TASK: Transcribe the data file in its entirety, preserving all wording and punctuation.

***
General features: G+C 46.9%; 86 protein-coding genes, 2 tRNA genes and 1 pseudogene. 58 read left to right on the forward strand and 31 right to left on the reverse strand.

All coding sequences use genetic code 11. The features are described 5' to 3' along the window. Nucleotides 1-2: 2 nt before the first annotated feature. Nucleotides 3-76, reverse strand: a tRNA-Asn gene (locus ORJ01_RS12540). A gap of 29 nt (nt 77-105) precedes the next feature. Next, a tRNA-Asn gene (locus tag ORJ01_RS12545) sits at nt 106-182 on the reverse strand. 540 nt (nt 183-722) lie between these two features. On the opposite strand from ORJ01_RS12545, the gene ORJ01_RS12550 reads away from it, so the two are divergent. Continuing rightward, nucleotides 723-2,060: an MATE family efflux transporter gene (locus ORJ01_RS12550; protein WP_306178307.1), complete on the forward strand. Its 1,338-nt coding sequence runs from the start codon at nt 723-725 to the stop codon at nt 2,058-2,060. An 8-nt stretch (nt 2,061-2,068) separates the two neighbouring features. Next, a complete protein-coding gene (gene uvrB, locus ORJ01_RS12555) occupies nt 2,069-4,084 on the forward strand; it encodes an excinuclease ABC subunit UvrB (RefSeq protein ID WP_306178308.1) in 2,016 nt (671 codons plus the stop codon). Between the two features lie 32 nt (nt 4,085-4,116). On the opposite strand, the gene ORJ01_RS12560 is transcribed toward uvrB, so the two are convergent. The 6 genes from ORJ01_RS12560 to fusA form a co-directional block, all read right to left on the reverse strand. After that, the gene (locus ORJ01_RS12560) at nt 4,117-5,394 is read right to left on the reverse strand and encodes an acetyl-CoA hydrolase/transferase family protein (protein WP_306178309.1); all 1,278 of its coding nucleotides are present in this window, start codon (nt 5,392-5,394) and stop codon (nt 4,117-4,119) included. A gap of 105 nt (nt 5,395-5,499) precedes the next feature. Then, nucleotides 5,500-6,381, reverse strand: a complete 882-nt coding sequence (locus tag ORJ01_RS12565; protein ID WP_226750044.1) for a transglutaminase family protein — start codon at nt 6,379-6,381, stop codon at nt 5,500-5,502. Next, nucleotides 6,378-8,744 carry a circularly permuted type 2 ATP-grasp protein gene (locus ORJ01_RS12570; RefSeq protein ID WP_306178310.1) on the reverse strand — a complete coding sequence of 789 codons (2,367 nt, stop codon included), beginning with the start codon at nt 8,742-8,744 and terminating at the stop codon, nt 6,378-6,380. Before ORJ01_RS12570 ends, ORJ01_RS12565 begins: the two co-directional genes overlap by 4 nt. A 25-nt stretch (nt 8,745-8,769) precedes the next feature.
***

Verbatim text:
General features: G+C 46.9%; 86 protein-coding genes, 2 tRNA genes and 1 pseudogene. 58 read left to right on the forward strand and 31 right to left on the reverse strand.

All coding sequences use genetic code 11. The features are described 5' to 3' along the window. Nucleotides 1-2: 2 nt before the first annotated feature. Nucleotides 3-76, reverse strand: a tRNA-Asn gene (locus ORJ01_RS12540). A gap of 29 nt (nt 77-105) precedes the next feature. Next, a tRNA-Asn gene (locus tag ORJ01_RS12545) sits at nt 106-182 on the reverse strand. 540 nt (nt 183-722) lie between these two features. On the opposite strand from ORJ01_RS12545, the gene ORJ01_RS12550 reads away from it, so the two are divergent. Continuing rightward, nucleotides 723-2,060: an MATE family efflux transporter gene (locus ORJ01_RS12550; protein WP_306178307.1), complete on the forward strand. Its 1,338-nt coding sequence runs from the start codon at nt 723-725 to the stop codon at nt 2,058-2,060. An 8-nt stretch (nt 2,061-2,068) separates the two neighbouring features. Next, a complete protein-coding gene (gene uvrB, locus ORJ01_RS12555) occupies nt 2,069-4,084 on the forward strand; it encodes an excinuclease ABC subunit UvrB (RefSeq protein ID WP_306178308.1) in 2,016 nt (671 codons plus the stop codon). Between the two features lie 32 nt (nt 4,085-4,116). On the opposite strand, the gene ORJ01_RS12560 is transcribed toward uvrB, so the two are convergent. The 6 genes from ORJ01_RS12560 to fusA form a co-directional block, all read right to left on the reverse strand. After that, the gene (locus ORJ01_RS12560) at nt 4,117-5,394 is read right to left on the reverse strand and encodes an acetyl-CoA hydrolase/transferase family protein (protein WP_306178309.1); all 1,278 of its coding nucleotides are present in this window, start codon (nt 5,392-5,394) and stop codon (nt 4,117-4,119) included. A gap of 105 nt (nt 5,395-5,499) precedes the next feature. Then, nucleotides 5,500-6,381, reverse strand: a complete 882-nt coding sequence (locus tag ORJ01_RS12565; protein ID WP_226750044.1) for a transglutaminase family protein — start codon at nt 6,379-6,381, stop codon at nt 5,500-5,502. Next, nucleotides 6,378-8,744 carry a circularly permuted type 2 ATP-grasp protein gene (locus ORJ01_RS12570; RefSeq protein ID WP_306178310.1) on the reverse strand — a complete coding sequence of 789 codons (2,367 nt, stop codon included), beginning with the start codon at nt 8,742-8,744 and terminating at the stop codon, nt 6,378-6,380. Before ORJ01_RS12570 ends, ORJ01_RS12565 begins: the two co-directional genes overlap by 4 nt. A 25-nt stretch (nt 8,745-8,769) precedes the next feature.